• Problems with Query Syntax: some search engines are very picky about how the query must be entered. If a searcher puts a space after an operator such as +, or uses NOT instead of AND NOT, the search may fail.
    • The search engine should provide helpful error messages and instructions in this case, or better yet, be more accepting in its query parsing. For example, if a close parenthesis ")" is missing, the engine can simply add it at the end of the query, with an explanatory message in the results page.

  • Capitalization and Extended Characters: some search engines require exact matches for capital letters and diacritical characters (such as ü, ß, ñ). In that case, searches for pokeman will never find pages with the word Pokéman.
    • If your search engine is strict about these elements, make sure that explain the problem on the no-matches page.

  • Stopwords: to save index space and time, some search engine just don't include common words in their index. This can range from prepositions and conjunctions (such as a, an, the, with, from) to words which are extremely common within the index (baseball and TV on a sports site, for example). Unfortunately, people often search for these terms (think of As You Like It) and are confused when they can't find the pages which contain them.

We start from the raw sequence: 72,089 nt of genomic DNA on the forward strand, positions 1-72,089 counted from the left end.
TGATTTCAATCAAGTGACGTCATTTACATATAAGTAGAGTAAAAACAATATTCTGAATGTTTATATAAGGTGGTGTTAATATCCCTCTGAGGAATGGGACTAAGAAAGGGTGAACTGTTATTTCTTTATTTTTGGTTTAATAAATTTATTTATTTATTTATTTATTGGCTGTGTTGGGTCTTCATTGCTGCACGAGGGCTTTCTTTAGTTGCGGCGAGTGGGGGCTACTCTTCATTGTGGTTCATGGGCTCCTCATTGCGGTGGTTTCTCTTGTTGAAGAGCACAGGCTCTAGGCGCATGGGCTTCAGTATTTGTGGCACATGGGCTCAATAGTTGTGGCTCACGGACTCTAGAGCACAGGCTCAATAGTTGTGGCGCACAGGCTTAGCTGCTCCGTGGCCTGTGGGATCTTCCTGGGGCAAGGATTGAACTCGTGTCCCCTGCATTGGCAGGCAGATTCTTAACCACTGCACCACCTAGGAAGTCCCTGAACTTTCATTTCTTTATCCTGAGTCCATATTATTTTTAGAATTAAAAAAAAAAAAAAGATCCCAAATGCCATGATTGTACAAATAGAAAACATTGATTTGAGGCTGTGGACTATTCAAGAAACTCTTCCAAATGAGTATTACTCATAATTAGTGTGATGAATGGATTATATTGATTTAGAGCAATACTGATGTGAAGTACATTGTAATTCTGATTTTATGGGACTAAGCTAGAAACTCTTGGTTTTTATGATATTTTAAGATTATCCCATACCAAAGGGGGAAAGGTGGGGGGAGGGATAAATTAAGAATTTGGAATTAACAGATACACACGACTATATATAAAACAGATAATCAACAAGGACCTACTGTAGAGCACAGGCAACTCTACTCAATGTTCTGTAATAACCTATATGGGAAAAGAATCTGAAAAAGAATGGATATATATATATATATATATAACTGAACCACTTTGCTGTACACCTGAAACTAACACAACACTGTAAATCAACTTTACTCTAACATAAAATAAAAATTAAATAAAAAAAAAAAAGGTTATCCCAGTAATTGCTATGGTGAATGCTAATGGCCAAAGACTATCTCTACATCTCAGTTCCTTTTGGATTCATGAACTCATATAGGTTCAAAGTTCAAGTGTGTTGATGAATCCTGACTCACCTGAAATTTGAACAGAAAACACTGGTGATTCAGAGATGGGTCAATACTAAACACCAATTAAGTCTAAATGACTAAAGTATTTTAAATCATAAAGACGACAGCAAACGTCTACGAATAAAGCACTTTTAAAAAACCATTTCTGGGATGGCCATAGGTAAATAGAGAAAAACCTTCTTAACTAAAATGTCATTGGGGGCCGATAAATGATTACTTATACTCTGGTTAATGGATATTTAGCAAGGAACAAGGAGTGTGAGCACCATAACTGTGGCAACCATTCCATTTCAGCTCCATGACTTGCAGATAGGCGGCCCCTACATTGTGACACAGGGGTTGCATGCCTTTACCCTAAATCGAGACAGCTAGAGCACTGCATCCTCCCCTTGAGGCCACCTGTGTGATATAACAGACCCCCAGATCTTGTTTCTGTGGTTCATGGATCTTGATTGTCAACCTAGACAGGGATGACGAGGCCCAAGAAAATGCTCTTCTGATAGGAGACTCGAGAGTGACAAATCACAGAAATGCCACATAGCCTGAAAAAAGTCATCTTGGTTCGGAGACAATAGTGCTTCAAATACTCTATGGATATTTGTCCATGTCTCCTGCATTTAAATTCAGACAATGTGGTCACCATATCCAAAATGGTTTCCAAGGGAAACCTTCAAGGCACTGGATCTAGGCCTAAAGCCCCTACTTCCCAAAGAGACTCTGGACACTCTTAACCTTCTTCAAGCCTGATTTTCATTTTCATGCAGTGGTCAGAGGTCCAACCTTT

• If your search engine must use stopwords, make sure the no-matches page explains what they are and how to search around them.

  • Short Words: some search engines have a lower-size limit for indexing words, so they don't have to store thousands of entries for the word I and other short words. However, if those are required parts of a search, omitting them from the index means that the search nay not find any matches (to be or not to be, for example).
    • Whenever possible, index everything. If your search engine will not index short words, make sure the no-matches page explains how to search around them.

  • Numbers: some search engines don't index numbers, either because they are short or just because they are not words. But people search on them all the time!
    • If your search engine will not index them, make sure the no-matches page explains that numbers can't be searched.

Avoiding Future Failure

Be sure to track your search logs so you can see why and how your customers are having problems with search. Watch those searches that find 0 matches like a hawk, and do your best to add new synonyms, terms and information that addresses these questions.

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Avi Rappoport of Search Tools Consulting can help you evaluate your search engine, whether it's on a site, portal, intranet, or Enerprise. Please contact SearchTools for more information.